Robert Capa: Photos at the Risk of his Life
The exhibition showcases 120 of the 985 works the Hungarian National Museum acquired in 2008 from the New York International Center of Photography. These include the famous wartime photo reportage that Capa produced throughout his life — of the Spanish Civil War, the Sino-Japanese War, the Second World War (North African Front, Allied Landing in Normandy) and the Indochina War in Vietnam. Another part of the exhibition features portraits of celebrities from that epoch — Ingrid Bergman, Pablo Picasso, Ernest Hemingway and others. And finally a special section of the exhibit consists of photographs Capa took during his trip to the USSR. Capa visited the Soviet Union in 1947 with his close friend the writer John Steinbeck, and the results of this journey were published in the book ‘A Russian Journal’. ‘He could photograph motion and gaiety and heartbreak. He could photograph thought. He captured a world and it was Capa’s world,’ recalled Steinbeck.
Robert Capa, real name Endre Friedmann, was born in 1913 in Budapest. In 1931 he arrived in Berlin and started to work as a darkroom assistant with the Berlin photo agency Dephot. After Hitler came to power, Capa was forced to leave Germany, and for a while he travelled across Europe. He went to Vienna and then Budapest before finally settling in Paris.
From 1936 onwards, the young photographer made frequent visits to Spain on assignments for the Leftist French weekly Regards and documented the events of the Spanish Civil War. There he took one of his most celebrated photographs, Death of a Republican (also known as The Falling Soldier) in 1936.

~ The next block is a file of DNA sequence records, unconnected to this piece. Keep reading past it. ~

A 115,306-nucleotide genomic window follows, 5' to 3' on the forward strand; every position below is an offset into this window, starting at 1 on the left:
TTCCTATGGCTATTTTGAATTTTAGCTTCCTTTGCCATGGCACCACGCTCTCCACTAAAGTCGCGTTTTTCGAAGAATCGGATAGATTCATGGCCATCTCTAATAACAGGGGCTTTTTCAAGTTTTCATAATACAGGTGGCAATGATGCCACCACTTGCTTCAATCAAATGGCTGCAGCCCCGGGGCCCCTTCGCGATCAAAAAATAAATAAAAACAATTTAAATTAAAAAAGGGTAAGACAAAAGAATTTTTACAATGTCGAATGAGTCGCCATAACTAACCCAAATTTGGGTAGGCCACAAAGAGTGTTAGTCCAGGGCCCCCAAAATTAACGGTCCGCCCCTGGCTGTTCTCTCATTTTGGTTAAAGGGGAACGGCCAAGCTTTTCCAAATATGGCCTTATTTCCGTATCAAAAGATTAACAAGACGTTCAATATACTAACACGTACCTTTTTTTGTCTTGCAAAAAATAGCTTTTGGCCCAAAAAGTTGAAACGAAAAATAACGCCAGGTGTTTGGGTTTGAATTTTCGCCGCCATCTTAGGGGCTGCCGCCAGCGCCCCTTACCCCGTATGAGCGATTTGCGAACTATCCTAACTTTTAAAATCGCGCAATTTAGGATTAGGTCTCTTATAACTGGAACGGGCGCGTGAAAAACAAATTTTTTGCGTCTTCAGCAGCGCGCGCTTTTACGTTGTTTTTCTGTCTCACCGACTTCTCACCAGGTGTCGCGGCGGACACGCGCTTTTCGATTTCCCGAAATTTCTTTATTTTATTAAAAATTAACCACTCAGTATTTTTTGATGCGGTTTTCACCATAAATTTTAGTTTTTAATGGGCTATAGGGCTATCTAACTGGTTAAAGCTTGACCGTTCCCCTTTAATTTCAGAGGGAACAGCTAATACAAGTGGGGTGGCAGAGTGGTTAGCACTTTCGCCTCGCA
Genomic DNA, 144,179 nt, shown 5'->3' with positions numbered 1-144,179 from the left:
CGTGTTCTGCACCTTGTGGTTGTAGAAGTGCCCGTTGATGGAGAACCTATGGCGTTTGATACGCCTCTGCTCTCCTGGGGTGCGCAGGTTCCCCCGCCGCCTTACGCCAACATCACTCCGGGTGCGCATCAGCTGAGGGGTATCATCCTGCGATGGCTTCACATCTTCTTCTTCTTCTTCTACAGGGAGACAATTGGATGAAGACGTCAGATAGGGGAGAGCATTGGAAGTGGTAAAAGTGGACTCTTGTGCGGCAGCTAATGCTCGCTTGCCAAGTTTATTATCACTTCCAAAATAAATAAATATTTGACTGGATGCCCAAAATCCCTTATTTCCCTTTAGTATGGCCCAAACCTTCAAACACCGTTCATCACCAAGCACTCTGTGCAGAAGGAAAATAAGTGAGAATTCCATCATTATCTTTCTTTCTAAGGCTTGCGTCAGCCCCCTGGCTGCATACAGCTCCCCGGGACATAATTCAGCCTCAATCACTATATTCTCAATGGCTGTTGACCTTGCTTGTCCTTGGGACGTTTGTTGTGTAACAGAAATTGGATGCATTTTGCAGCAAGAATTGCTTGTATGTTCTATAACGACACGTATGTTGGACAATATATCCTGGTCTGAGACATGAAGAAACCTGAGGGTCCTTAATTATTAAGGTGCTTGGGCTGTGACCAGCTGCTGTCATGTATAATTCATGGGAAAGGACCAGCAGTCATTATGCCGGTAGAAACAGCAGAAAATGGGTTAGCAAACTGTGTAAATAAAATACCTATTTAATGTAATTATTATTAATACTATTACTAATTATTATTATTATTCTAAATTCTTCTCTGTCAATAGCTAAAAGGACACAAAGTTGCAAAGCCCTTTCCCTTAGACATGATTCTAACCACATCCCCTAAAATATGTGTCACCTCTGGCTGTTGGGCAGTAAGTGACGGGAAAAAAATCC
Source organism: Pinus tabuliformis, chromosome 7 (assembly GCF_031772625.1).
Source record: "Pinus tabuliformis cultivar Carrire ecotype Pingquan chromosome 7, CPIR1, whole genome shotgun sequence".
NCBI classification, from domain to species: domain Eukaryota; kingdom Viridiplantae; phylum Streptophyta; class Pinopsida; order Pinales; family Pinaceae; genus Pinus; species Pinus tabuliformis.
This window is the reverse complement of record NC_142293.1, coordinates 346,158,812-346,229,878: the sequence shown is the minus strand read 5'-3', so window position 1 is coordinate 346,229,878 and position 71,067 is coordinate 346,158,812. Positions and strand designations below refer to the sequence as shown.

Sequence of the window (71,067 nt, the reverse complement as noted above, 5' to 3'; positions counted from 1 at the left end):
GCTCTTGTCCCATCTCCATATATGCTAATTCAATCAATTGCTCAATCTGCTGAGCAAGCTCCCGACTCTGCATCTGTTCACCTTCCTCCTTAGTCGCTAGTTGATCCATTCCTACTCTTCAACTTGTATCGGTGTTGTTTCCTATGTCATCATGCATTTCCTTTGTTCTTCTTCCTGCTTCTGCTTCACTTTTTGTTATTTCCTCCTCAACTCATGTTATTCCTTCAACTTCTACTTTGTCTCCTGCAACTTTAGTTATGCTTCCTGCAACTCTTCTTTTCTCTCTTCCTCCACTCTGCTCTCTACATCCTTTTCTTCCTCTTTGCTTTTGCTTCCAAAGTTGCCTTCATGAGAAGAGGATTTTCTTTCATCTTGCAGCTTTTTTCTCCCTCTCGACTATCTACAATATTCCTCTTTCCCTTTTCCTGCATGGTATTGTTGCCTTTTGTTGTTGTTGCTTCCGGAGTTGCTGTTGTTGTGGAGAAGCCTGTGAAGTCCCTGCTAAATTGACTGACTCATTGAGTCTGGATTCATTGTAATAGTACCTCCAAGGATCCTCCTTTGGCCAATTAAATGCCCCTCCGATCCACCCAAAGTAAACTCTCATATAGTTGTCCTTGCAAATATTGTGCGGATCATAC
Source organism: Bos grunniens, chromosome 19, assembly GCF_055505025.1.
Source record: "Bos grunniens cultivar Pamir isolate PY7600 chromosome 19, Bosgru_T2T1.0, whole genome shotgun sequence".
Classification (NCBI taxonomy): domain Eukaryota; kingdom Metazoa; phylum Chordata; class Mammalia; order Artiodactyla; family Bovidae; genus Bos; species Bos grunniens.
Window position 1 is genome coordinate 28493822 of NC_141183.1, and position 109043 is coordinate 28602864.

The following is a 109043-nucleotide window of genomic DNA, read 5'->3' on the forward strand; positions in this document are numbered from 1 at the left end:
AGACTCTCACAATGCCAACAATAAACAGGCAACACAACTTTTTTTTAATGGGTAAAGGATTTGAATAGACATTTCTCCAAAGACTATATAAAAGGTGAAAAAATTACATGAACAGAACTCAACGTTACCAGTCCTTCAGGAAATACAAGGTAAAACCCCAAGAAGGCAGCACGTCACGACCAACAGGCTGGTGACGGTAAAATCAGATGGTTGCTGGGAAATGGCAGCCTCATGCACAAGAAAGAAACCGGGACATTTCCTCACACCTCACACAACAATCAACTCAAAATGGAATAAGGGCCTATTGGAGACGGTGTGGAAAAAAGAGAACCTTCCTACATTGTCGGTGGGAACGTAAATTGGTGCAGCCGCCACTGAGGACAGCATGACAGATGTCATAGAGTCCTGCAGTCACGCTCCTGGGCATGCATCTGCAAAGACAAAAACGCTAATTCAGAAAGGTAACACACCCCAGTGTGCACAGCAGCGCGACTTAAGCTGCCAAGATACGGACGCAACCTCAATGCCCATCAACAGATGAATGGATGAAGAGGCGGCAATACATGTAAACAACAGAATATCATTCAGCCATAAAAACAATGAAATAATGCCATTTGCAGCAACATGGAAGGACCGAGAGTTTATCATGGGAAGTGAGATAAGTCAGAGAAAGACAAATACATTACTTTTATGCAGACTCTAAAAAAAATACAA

After achieving recognition in France, Capa left for the USA. During the Second World War Capa acted as photo correspondent for LIFE magazine. In 1944 he was the only photojournalist to document the landing of Allied troops in Normandy. Capa also photographed military operations in England, North Africa and Italy, dispatched photo reports on battles in the Ardennes and the Liberation of Paris, and toured the devastation left in Germany. In 1948 he photographed the Arab-Israeli war.
In 1947 Robert Capa founded the Magnum agency, together with Henri Cartier-Bresson, David Seymour, George Rodger and others. Today it is one of the most famous photo agencies.
Robert Capa was killed on 25 May 1954 by a landmine explosion in Indochina, where he had gone on assignment for LIFE magazine.
Since 1955 the Overseas Press Club of America has awarded the Robert Capa Gold Medal to photojournalists on an annual basis, for the best camera reportage produced in dangerous conditions.
Open until July 19, 2015.
Opening hours: midday – 9 pm every day, closed on Mondays
Address: 16 Ostozhenka Ulitsa
Ticket price: 500 roubles